However, a TDS meter only signals the extent of the contamination; it does not reveal what it means. It can be determined with easy-to-use water tests, which cover a more or less large spectrum of pollutants, at prices from 11 euros. One hundred test strips for home use are available for less than 20 euros. One can use them to check the water for nine different parameters within a minute: from lead, iron, and copper to nitrate and nitrite to free chlorine, as well as water hardness, pH value, and alkalinity, i.e., the ability of water to neutralize acids.
What about the pH value that results from the concentration of hydrogen ions in drinking water? The neutral point is 7.0. Higher pH values stand for alkaline solutions, lower ones for “acidic,” basic. The Drinking Water Ordinance allows a range between 6.5 and 9.5. On the other hand, Vincent found a considerably lower upper limit to be ideal: 6.8, i.e., slightly in the basic range. Only with this quality does drinking water stimulate the function of the kidneys and optimize the flow of metabolic processes.
Many pharmacies offer more complex drinking water tests. I could order a “multi-element analysis” on 28 different minerals and heavy metals, including an evaluation of the results and recommendations for action, from the pharmacy in my hometown for 75 euros. Microbiological water tests for germs such as Legionella and Escherichia coli and analyzes for ammonium, oily contamination, or uranium cost between 33 and 139 euros.
The Drinking Water Ordinance hides non-material, energetic properties. That’s foolish because they help determine how healthy drinking water is. Prof. Vincent counted the electrical conductance (11) as one of the most critical factors: measuring all ions or conductive particles dissolved in water, including magnesium, calcium, chlorine, nitrogen, and sulfur salts. To determine it, the current flowing between two poles is measured in the water sample. A significantly increased conductivity speaks for contamination: the more contaminated water is, the better it conducts electricity.
In this regard, soft spring water, low in dissolved solids, performs best at 80 to 130 micro siemens. Water from a sound osmosis system is within this range. In contrast, German drinking water ranges between 300 and 800 MicroSiemens (μS). The Drinking Water Ordinance even allows an upper limit of 2790 μS.
Vincent also attached great importance to the so-called redox potential – the degree of oxidation indicated by the rH2 value. This parameter stands for the number of electrons in the water. (12) The word “redox” is made up of “reduction” and “oxidation”: Designations for two chemical processes that are mutually dependent and together form the “redox reaction.” The “redox potential” describes the willingness of a molecule to release or accept electrons. A negative redox potential means that the molecule contains more electrons and, therefore, more energy.
The unit of measurement for the redox potential is the rH2 value. The higher it is, the fewer electrons there are. The more so-called “free radicals” cavort in the water – aggressive compounds that can make you chronically ill because they “steal” the missing electrons from surrounding cells, thereby damaging the tissue. Conversely, water with a low rH2 value – thus many electrons – has a strong antioxidant effect: It neutralizes free radicals and thus prevents inflammation. For this reason, redox potential is one of the most important quality features of water. (13)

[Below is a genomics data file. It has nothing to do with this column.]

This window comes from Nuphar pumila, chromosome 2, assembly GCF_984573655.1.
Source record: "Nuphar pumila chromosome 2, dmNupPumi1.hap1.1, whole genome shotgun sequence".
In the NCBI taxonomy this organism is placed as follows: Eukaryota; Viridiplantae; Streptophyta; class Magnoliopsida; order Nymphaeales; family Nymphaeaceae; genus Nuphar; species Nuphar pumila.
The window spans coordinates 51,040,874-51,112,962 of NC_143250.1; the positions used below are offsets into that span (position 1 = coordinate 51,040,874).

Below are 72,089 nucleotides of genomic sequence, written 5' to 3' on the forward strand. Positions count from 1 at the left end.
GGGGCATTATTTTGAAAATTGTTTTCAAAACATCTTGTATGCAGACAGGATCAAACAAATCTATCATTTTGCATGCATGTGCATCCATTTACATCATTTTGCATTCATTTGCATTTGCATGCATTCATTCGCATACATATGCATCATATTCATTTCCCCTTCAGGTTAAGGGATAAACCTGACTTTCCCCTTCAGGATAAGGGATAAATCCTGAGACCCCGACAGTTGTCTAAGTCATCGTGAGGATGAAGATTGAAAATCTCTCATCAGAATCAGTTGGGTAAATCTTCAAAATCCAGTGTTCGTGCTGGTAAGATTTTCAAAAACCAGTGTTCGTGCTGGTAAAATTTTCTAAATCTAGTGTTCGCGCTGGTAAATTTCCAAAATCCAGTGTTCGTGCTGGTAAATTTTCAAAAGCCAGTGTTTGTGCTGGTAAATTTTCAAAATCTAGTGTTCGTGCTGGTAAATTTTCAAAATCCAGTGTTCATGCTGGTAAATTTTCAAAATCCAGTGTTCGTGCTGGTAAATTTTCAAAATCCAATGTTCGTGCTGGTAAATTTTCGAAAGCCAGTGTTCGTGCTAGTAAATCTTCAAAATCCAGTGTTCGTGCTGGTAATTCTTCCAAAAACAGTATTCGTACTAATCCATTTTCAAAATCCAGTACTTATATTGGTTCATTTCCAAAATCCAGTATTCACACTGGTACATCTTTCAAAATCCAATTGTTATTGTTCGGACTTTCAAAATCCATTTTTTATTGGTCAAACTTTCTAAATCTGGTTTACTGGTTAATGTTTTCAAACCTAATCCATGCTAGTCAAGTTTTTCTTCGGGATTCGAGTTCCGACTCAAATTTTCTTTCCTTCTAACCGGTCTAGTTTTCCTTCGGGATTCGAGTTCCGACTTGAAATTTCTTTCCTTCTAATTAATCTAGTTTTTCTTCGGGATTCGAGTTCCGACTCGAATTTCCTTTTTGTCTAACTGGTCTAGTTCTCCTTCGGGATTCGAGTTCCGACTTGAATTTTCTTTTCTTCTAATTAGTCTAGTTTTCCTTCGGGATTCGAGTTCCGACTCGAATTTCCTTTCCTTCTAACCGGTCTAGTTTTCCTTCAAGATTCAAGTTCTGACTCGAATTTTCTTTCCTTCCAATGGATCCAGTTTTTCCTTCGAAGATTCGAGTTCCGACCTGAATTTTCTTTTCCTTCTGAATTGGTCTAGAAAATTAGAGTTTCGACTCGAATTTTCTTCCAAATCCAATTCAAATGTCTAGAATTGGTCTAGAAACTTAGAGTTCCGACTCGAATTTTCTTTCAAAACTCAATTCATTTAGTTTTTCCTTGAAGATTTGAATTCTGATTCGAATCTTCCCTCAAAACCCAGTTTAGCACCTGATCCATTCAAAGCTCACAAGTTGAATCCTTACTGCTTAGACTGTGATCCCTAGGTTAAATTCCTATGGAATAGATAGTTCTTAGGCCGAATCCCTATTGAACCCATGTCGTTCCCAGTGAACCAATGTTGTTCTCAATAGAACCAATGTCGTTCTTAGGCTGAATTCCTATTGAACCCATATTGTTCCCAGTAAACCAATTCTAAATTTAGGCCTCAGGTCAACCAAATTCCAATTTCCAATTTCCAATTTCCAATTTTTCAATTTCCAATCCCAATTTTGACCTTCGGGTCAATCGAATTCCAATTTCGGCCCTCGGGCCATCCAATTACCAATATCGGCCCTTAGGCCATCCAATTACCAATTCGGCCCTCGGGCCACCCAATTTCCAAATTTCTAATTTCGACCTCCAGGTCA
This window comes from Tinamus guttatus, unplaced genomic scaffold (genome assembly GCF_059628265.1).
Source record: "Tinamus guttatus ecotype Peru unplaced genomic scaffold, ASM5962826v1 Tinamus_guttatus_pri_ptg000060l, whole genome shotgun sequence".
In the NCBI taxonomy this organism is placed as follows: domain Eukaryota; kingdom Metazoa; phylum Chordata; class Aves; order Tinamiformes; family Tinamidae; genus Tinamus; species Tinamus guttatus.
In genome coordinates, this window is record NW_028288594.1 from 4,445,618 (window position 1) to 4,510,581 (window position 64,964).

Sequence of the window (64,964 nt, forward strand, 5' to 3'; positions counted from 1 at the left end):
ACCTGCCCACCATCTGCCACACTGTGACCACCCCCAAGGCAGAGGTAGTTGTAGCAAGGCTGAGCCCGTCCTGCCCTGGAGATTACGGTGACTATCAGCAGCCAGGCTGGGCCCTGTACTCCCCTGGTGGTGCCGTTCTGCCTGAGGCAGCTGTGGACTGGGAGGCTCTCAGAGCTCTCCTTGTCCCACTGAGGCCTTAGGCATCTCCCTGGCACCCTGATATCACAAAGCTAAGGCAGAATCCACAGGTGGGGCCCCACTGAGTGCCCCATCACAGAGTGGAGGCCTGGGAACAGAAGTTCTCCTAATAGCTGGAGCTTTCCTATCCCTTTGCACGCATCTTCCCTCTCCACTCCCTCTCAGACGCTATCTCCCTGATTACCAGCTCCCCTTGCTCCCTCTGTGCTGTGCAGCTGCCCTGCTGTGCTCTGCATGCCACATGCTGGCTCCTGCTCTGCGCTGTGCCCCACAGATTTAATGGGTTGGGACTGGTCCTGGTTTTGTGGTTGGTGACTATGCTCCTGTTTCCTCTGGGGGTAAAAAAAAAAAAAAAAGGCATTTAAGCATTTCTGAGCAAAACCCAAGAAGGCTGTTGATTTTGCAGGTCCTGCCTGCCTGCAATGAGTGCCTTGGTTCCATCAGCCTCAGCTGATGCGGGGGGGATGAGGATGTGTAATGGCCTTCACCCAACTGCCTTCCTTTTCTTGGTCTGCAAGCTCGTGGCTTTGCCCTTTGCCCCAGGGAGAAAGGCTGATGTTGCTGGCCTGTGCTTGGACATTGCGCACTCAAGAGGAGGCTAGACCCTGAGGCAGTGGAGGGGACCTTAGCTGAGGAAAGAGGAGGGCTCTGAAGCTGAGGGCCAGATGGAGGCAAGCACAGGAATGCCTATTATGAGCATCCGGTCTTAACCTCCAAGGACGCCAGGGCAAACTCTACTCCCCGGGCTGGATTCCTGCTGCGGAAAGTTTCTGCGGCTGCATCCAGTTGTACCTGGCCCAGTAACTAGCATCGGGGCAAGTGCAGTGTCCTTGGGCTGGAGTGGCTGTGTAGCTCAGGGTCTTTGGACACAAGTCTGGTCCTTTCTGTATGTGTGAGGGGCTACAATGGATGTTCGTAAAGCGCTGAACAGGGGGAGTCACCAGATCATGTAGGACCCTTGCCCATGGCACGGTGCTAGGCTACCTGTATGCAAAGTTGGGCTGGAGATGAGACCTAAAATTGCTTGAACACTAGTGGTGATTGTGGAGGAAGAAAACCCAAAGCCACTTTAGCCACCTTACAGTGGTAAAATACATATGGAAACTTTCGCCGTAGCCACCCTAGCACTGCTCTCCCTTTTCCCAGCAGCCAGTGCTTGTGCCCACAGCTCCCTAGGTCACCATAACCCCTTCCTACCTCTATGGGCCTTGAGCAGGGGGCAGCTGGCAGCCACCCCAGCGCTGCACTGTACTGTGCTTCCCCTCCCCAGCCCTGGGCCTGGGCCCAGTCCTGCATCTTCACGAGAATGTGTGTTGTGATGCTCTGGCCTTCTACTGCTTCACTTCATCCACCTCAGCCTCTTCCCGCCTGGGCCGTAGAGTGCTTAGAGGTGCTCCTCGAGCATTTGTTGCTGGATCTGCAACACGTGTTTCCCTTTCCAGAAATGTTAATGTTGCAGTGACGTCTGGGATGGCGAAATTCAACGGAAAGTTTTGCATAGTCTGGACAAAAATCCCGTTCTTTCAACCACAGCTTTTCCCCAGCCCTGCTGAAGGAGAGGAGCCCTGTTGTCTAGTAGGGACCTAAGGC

The rH2 value of healthy drinking water should be between 22 and 26 rH2. However, tap water and commercially available mineral water often have a redox value between 30 and 34 rH2.
A reverse osmosis system has been in use for many years in the office of my Ausege Foundation and the household of Katrin Lindenmayr. “We are pleased with it,” she explains.
Where do I get it from?
My Ausege Foundation recommends high-quality filter systems from Aquasafe, which has over 25 years of experience with water treatment based on the principle of reverse osmosis. Your products offer an excellent price/performance ratio. In addition, Aquasafe scores with a comprehensive installation and maintenance service throughout Germany. A hotline offers friendly and competent contacts.
If you use the coupon code WASSERWEG when ordering online on the Aquasafe website, you will save 10% on the filter system of your choice.
However, water hygiene must not end with filtering. It is pretty absurd, for example, to draw your tea water from a high-quality osmosis system – and then pour it into a plastic kettle. Around 30,000 microplastic particles are released from the conversion every time heated – per milliliter, mind you.
This article is the updated and expanded version of a text that I first published on the homepage of my Foundation Ausege.
(1) Ursula Schersch: Wie lange überlebt ein Mensch ohne Wasser? Auf derstandard.at vom 7. September 2011; Johanna Bayer: Richtig trinken! Was macht Wasser im Körper? Stand: 13.06.2014; auf www.daserste.de
(4) https://medizinarium.de/artikel/gesund/Tipps/13_03_mineralwasser_umwelthormone.php, https://www.ernaehrungs-umschau.de/fileadmin/Ernaehrungs-Umschau/pdfs/pdf_2011/02_11/EU02_2011_083_085.qxd.pdf, https://www.provitec.com/weichmacher-pet-flaschen.htm
(7) Umweltbundesamt (2012): Bekanntmachung der Liste der Aufbereitungsstoffe und Desinfektionsverfahren gemäß § 11 der Trinkwasserverordnung. https://www.umweltbundesamt.de/sites/default/files/medien/481/dokumente/17_aenderung_aufbereitungsstoffe_desinfektionsverfahren_11_trinkwv_11_2012.pdf
(8) OEWA Wasser und Abwasser GmbH: Desinfektion des Trinkwassers mit Chlor. https://www.vvgg.de/uploads/media/291112_VEOL_Desinfektion_Grimma_Druck.pdf
(9) Greenpeace: Chlor macht krank (1995). https://oekorecherche.de/sites/default/files/publikationen/vollchlor.pdf
(12) „Was bedeutet das Redoxpotenzial?“, https://www.dkh-wasserionisierer.de/WasserIonisierung/Ionisierung_Redoxpotential/wasserionisierung_redox.php
(13) Helmut Seifert: “Wasser – Biotransmitter für Lebensenergie”, https://www.paracelsus-magazin.de/alle-ausgaben/19-heft-041998/62-wasser-biotransmitter-fuer-lebensenergie.html; Peter Janz: „So muss gesundes Wasser sein (1): Redox-Potenzial“, https://www.wasser-macht-gesund.de/muss-gesundes-wasser-sein-1-redox-potential/#